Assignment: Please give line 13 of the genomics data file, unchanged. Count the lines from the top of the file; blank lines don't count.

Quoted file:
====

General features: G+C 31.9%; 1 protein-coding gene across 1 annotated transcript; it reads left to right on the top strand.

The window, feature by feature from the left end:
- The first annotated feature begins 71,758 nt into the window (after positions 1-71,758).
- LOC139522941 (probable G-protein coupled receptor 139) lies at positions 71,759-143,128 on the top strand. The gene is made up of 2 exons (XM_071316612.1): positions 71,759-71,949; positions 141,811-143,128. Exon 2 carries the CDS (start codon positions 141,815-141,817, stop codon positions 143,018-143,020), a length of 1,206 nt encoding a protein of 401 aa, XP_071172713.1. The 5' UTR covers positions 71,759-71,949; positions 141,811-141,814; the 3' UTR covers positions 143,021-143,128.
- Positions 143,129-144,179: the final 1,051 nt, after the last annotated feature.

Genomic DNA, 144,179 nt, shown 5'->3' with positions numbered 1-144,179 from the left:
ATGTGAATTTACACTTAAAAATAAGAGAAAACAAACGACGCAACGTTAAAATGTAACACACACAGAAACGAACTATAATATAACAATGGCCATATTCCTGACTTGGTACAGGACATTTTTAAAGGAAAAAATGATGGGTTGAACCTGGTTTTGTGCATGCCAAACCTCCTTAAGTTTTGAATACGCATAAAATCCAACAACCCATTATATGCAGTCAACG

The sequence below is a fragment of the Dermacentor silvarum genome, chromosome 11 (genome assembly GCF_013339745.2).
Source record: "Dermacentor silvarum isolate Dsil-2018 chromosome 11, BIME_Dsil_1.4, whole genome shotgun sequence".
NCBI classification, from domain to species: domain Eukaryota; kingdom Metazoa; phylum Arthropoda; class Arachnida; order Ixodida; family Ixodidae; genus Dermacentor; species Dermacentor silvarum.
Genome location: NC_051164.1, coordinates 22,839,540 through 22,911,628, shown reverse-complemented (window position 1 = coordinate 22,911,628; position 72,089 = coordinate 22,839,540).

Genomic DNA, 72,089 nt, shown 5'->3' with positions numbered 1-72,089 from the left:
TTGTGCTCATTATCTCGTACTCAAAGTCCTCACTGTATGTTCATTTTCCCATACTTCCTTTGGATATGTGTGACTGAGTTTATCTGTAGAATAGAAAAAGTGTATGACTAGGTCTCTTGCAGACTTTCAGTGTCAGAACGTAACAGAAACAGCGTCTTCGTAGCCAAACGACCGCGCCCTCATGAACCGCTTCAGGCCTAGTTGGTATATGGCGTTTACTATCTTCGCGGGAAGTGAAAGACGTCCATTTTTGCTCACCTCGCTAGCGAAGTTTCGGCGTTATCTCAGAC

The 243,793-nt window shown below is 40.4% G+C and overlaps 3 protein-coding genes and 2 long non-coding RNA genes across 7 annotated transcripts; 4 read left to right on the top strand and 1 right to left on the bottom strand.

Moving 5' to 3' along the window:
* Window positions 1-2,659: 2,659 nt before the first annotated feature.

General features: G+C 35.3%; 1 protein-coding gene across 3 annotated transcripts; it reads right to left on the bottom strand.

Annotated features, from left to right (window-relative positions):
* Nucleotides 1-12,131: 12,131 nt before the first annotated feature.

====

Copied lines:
TTGTGCTCATTATCTCGTACTCAAAGTCCTCACTGTATGTTCATTTTCCCATACTTCCTTTGGATATGTGTGACTGAGTTTATCTGTAGAATAGAAAAAGTGTATGACTAGGTCTCTTGCAGACTTTCAGTGTCAGAACGTAACAGAAACAGCGTCTTCGTAGCCAAACGACCGCGCCCTCATGAACCGCTTCAGGCCTAGTTGGTATATGGCGTTTACTATCTTCGCGGGAAGTGAAAGACGTCCATTTTTGCTCACCTCGCTAGCGAAGTTTCGGCGTTATCTCAGAC